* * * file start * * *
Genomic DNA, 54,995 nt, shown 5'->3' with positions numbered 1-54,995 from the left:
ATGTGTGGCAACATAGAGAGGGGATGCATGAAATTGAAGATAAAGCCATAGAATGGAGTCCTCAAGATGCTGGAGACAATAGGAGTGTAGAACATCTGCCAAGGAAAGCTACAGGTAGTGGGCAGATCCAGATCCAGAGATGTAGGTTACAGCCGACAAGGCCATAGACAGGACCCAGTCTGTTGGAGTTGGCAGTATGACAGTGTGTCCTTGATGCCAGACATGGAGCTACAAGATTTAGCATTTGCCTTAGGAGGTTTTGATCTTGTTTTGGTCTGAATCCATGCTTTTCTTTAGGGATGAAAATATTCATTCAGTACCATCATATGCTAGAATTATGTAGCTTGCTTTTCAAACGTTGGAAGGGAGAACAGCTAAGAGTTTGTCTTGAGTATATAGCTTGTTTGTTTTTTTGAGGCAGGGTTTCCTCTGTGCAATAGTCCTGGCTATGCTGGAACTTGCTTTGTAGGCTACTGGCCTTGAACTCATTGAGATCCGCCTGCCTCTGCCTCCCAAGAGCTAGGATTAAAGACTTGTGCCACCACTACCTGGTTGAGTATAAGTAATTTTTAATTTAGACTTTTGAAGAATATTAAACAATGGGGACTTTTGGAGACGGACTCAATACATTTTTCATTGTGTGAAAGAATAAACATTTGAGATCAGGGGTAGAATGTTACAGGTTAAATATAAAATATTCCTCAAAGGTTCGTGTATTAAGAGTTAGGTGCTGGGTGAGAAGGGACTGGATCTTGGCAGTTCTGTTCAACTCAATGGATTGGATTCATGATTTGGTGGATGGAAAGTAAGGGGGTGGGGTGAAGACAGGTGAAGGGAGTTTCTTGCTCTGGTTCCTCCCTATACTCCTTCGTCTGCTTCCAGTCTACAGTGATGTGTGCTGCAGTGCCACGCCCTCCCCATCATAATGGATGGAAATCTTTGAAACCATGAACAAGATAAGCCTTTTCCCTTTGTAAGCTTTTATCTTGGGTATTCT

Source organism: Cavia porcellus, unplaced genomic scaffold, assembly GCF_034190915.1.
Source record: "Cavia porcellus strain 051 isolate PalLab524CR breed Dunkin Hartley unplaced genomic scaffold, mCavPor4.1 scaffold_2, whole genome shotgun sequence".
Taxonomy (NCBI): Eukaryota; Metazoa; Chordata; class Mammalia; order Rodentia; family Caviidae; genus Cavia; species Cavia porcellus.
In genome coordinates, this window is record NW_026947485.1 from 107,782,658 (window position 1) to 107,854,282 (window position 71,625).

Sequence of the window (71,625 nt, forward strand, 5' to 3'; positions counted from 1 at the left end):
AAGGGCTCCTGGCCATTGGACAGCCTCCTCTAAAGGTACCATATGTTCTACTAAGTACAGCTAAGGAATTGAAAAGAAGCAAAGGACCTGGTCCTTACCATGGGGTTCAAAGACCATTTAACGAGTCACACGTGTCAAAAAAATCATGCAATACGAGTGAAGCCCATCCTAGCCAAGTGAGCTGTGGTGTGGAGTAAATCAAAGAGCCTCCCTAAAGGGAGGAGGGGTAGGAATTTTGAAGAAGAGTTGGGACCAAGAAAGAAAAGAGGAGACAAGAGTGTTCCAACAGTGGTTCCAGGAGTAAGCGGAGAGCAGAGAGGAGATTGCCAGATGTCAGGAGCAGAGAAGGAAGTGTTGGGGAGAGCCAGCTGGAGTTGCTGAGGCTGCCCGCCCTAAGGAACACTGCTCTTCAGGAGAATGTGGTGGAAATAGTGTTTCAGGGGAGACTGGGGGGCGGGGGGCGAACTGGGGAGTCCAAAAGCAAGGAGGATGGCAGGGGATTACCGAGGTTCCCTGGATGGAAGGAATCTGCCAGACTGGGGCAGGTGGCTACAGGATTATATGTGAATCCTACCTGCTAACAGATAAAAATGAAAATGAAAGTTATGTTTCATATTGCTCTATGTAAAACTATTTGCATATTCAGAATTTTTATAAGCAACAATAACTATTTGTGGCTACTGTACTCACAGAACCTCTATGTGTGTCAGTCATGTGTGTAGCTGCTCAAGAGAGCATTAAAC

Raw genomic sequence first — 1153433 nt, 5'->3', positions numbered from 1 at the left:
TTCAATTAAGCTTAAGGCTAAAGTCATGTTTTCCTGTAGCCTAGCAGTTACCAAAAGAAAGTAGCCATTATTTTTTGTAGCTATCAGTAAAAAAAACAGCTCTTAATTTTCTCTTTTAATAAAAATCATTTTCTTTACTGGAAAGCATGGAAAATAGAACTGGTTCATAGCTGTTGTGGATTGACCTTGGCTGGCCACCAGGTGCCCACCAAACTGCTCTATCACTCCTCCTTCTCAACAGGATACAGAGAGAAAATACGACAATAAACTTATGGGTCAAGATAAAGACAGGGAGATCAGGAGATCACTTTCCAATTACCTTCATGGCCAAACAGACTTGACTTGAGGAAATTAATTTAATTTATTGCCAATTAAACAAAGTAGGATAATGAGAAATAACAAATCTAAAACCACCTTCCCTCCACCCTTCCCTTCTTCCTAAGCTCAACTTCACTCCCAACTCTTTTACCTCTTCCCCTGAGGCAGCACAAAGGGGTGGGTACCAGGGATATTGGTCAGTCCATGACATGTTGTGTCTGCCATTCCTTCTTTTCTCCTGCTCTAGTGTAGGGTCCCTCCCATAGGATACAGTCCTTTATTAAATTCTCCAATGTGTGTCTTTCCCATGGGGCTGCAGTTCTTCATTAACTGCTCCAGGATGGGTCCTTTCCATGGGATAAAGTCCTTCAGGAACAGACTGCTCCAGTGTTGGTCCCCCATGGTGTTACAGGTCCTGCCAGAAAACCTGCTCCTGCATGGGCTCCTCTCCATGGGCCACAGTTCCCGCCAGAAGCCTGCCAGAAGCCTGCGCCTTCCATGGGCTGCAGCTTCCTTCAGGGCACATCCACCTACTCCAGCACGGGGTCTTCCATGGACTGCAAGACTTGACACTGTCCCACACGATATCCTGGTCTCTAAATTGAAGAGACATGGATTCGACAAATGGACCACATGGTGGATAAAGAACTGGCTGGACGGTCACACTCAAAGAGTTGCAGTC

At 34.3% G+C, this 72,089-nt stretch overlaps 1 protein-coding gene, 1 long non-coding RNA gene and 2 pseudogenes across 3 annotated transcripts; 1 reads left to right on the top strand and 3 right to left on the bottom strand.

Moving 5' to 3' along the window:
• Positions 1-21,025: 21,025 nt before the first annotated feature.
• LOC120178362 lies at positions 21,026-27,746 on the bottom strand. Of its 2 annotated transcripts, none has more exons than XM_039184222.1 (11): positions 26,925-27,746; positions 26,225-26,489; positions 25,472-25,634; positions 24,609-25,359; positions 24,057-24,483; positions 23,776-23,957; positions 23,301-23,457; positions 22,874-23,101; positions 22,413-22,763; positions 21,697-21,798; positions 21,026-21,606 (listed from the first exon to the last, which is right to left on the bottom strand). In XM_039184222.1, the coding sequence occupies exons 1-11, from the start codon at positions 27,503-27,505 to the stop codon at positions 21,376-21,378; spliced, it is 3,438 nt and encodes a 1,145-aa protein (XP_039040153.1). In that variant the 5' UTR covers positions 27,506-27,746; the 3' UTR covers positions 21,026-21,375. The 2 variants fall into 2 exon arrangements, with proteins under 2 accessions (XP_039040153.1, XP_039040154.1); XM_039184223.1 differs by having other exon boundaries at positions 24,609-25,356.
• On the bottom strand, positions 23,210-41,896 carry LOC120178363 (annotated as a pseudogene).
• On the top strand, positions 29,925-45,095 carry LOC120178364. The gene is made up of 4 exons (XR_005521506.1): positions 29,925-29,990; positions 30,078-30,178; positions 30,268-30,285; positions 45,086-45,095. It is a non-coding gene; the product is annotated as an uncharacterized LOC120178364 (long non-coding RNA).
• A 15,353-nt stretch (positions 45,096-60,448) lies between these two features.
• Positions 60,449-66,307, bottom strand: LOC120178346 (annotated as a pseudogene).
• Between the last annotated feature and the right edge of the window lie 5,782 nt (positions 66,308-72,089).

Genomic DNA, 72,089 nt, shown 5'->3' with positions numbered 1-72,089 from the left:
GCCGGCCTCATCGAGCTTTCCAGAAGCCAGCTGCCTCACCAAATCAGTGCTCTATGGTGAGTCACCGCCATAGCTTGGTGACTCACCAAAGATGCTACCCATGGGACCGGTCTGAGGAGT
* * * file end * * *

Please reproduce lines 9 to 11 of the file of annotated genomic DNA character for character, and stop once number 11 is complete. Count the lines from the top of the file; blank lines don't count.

Raw genomic sequence first — 1153433 nt, 5'->3', positions numbered from 1 at the left:
TTCAATTAAGCTTAAGGCTAAAGTCATGTTTTCCTGTAGCCTAGCAGTTACCAAAAGAAAGTAGCCATTATTTTTTGTAGCTATCAGTAAAAAAAACAGCTCTTAATTTTCTCTTTTAATAAAAATCATTTTCTTTACTGGAAAGCATGGAAAATAGAACTGGTTCATAGCTGTTGTGGATTGACCTTGGCTGGCCACCAGGTGCCCACCAAACTGCTCTATCACTCCTCCTTCTCAACAGGATACAGAGAGAAAATACGACAATAAACTTATGGGTCAAGATAAAGACAGGGAGATCAGGAGATCACTTTCCAATTACCTTCATGGCCAAACAGACTTGACTTGAGGAAATTAATTTAATTTATTGCCAATTAAACAAAGTAGGATAATGAGAAATAACAAATCTAAAACCACCTTCCCTCCACCCTTCCCTTCTTCCTAAGCTCAACTTCACTCCCAACTCTTTTACCTCTTCCCCTGAGGCAGCACAAAGGGGTGGGTACCAGGGATATTGGTCAGTCCATGACATGTTGTGTCTGCCATTCCTTCTTTTCTCCTGCTCTAGTGTAGGGTCCCTCCCATAGGATACAGTCCTTTATTAAATTCTCCAATGTGTGTCTTTCCCATGGGGCTGCAGTTCTTCATTAACTGCTCCAGGATGGGTCCTTTCCATGGGATAAAGTCCTTCAGGAACAGACTGCTCCAGTGTTGGTCCCCCATGGTGTTACAGGTCCTGCCAGAAAACCTGCTCCTGCATGGGCTCCTCTCCATGGGCCACAGTTCCCGCCAGAAGCCTGCCAGAAGCCTGCGCCTTCCATGGGCTGCAGCTTCCTTCAGGGCACATCCACCTACTCCAGCACGGGGTCTTCCATGGACTGCAAGACTTGACACTGTCCCACACGATATCCTGGTCTCTAAATTGAAGAGACATGGATTCGACAAATGGACCACATGGTGGATAAAGAACTGGCTGGACGGTCACACTCAAAGAGTTGCAGTC

At 34.3% G+C, this 72,089-nt stretch overlaps 1 protein-coding gene, 1 long non-coding RNA gene and 2 pseudogenes across 3 annotated transcripts; 1 reads left to right on the top strand and 3 right to left on the bottom strand.